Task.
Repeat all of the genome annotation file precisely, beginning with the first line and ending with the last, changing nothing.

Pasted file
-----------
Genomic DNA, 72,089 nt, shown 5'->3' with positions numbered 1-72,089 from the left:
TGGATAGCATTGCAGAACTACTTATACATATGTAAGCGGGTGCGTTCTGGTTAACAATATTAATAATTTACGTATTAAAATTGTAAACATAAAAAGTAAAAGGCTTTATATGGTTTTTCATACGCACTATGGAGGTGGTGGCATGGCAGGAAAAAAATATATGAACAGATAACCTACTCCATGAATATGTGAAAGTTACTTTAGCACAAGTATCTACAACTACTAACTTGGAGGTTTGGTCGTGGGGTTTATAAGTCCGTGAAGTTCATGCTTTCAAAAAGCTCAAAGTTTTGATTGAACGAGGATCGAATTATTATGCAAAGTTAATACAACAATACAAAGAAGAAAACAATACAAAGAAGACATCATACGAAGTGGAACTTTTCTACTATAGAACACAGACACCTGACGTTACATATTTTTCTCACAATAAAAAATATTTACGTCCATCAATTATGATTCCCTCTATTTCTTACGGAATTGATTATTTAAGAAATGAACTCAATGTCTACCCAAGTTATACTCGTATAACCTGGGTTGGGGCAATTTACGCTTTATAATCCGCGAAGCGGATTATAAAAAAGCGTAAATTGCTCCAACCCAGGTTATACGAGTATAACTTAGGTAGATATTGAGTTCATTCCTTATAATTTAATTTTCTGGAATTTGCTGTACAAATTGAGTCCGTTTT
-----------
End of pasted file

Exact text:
Genomic DNA, 72,089 nt, shown 5'->3' with positions numbered 1-72,089 from the left:
TGGATAGCATTGCAGAACTACTTATACATATGTAAGCGGGTGCGTTCTGGTTAACAATATTAATAATTTACGTATTAAAATTGTAAACATAAAAAGTAAAAGGCTTTATATGGTTTTTCATACGCACTATGGAGGTGGTGGCATGGCAGGAAAAAAATATATGAACAGATAACCTACTCCATGAATATGTGAAAGTTACTTTAGCACAAGTATCTACAACTACTAACTTGGAGGTTTGGTCGTGGGGTTTATAAGTCCGTGAAGTTCATGCTTTCAAAAAGCTCAAAGTTTTGATTGAACGAGGATCGAATTATTATGCAAAGTTAATACAACAATACAAAGAAGAAAACAATACAAAGAAGACATCATACGAAGTGGAACTTTTCTACTATAGAACACAGACACCTGACGTTACATATTTTTCTCACAATAAAAAATATTTACGTCCATCAATTATGATTCCCTCTATTTCTTACGGAATTGATTATTTAAGAAATGAACTCAATGTCTACCCAAGTTATACTCGTATAACCTGGGTTGGGGCAATTTACGCTTTATAATCCGCGAAGCGGATTATAAAAAAGCGTAAATTGCTCCAACCCAGGTTATACGAGTATAACTTAGGTAGATATTGAGTTCATTCCTTATAATTTAATTTTCTGGAATTTGCTGTACAAATTGAGTCCGTTTT